Tuesday, November 27, 2007

Good analogy of classical vs presuppositional apologetics

From this thread:

armourbearer says

I liken the two approaches to a man who finds a watch on the beach. He sees the watch, and figures there must be a maker of it, and probably even learns something about the skill of the watchmaker. Throughout this process the man is the master of the opinions he arrives at. But suppose the watchmaker himself comes on the scene, and begins to tell the man how he made the watch, how it works, and what it needs in order to run properly. The man is no longer in control of the facts, but is submissive to and dependent upon the superiority of the watchmaker. The revelational theology of the Bible undoubtedly calls upon us to bow to the sovereignty of God (presuppositionalism), and not to be masters of our own thoughts about God (evidentialism).

1 comment:

  1. This is a terrific and I believe very useful illustration... especially in regard to the sovereignty (and I would add the authority and wisdom) of God.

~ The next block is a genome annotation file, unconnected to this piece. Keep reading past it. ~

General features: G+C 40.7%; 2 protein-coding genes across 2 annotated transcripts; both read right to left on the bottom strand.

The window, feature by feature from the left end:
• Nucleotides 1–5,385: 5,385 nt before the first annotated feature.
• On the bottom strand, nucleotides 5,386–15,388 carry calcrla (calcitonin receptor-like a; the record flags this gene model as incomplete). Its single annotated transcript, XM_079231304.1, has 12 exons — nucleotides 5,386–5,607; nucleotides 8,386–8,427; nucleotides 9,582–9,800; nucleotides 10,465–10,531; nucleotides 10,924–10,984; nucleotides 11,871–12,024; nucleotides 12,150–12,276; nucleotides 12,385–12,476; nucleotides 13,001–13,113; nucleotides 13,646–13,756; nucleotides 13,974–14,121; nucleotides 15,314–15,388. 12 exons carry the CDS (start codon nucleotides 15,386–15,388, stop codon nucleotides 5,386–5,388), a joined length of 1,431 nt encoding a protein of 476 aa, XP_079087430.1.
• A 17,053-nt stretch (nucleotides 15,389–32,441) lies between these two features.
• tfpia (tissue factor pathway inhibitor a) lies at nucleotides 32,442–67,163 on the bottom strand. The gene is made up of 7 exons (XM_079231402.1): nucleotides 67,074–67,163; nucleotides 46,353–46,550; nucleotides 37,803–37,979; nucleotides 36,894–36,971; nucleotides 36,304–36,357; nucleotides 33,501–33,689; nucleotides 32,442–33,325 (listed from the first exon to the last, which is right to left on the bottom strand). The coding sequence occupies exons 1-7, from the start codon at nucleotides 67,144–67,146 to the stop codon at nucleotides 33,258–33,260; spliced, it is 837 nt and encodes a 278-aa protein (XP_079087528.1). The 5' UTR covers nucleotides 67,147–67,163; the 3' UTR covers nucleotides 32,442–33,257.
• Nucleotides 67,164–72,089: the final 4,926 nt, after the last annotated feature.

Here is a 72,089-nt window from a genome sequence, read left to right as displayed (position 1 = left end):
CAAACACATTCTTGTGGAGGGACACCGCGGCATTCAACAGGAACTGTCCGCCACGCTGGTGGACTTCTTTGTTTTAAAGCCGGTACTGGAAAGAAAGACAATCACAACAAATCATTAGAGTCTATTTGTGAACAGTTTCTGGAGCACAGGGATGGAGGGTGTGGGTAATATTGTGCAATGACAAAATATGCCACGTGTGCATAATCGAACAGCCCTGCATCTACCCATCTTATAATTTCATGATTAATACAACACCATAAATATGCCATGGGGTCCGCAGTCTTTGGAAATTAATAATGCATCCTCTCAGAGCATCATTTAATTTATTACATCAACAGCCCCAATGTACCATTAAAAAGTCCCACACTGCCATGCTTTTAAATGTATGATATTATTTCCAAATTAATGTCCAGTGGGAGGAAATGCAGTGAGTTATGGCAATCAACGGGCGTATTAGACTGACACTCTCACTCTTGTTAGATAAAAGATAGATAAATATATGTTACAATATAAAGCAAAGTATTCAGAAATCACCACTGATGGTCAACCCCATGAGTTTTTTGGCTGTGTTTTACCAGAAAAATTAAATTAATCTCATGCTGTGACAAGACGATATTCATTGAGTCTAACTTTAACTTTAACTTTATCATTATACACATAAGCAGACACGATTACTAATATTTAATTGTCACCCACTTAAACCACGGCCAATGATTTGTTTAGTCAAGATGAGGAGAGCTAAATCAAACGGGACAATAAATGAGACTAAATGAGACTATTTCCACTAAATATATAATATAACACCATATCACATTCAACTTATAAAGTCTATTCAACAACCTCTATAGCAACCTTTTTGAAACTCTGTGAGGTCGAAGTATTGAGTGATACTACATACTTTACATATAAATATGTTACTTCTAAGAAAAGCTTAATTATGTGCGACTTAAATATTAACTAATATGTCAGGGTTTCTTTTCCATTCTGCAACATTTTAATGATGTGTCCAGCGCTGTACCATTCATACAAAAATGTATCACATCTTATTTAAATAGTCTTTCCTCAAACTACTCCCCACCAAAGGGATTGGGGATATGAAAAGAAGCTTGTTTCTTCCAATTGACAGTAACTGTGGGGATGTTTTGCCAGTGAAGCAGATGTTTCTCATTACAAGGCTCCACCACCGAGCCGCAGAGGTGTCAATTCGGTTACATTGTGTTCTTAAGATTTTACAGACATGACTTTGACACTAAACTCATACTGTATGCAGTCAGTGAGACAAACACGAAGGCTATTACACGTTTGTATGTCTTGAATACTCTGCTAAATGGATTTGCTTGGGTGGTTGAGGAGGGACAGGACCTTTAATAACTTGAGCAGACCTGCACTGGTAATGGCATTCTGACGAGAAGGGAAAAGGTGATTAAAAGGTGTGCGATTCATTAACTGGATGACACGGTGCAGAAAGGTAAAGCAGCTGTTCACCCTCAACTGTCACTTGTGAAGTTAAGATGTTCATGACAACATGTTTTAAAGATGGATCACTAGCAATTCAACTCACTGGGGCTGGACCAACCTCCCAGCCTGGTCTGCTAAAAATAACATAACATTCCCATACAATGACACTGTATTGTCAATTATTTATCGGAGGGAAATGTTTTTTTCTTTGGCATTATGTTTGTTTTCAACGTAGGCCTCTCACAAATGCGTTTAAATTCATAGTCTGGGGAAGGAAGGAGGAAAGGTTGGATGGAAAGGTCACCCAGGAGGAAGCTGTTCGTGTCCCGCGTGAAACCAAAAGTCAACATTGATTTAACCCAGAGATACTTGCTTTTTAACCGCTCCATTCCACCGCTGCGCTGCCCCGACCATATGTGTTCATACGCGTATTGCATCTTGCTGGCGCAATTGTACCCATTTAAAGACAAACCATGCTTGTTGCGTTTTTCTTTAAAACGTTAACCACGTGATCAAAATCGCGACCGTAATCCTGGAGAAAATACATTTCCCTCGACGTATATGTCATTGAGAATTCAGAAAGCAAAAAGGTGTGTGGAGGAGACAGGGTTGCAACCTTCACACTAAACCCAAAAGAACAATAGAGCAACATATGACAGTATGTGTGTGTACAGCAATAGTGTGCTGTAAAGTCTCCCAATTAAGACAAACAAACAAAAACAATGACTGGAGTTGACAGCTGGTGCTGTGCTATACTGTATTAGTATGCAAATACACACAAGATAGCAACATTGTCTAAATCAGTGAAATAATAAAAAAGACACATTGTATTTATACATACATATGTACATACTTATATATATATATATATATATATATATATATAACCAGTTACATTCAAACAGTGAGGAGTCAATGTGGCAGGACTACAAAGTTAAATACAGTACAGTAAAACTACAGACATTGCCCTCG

The only thing this illustration lacks (as all illustrations do in some area or another) that would make it better is that it deals solely or primarily with the sovereignty of God, which in reality is never apart from the other glorious aspects of God's nature, dispositions and ways. One might come away from this illustration thinking salvation, acceptance, and obedience is just a matter of raw submission (which on one level is true as God is sovereign and rules over all, and is deserving of full obedience), but in reality and in the greater picture and truth we find God himself, along with his revelation, his ways, his truth, his redemption, his rule etc. are all so beautiful and glorious, along with being good, right, precious, satisfying, delightful, holy and true, that one is not left so as to have to submit in opposition to his own will and affections (as to an arrogant, power hungry and violent dictator); but is brought through illumination and knowledge, a renewed heart, attitude and life; along with a personal intimacy and love... not only to submit and to do so one's own free choice, but to delight in doing so, even with the knowledge and assurance that what one is doing is good, and right, best and honorable.

    Thanks for bringing this illustration to our attention, not only for the analogy, but for the platform it provides for even greater truth and application.

    ReplyDelete

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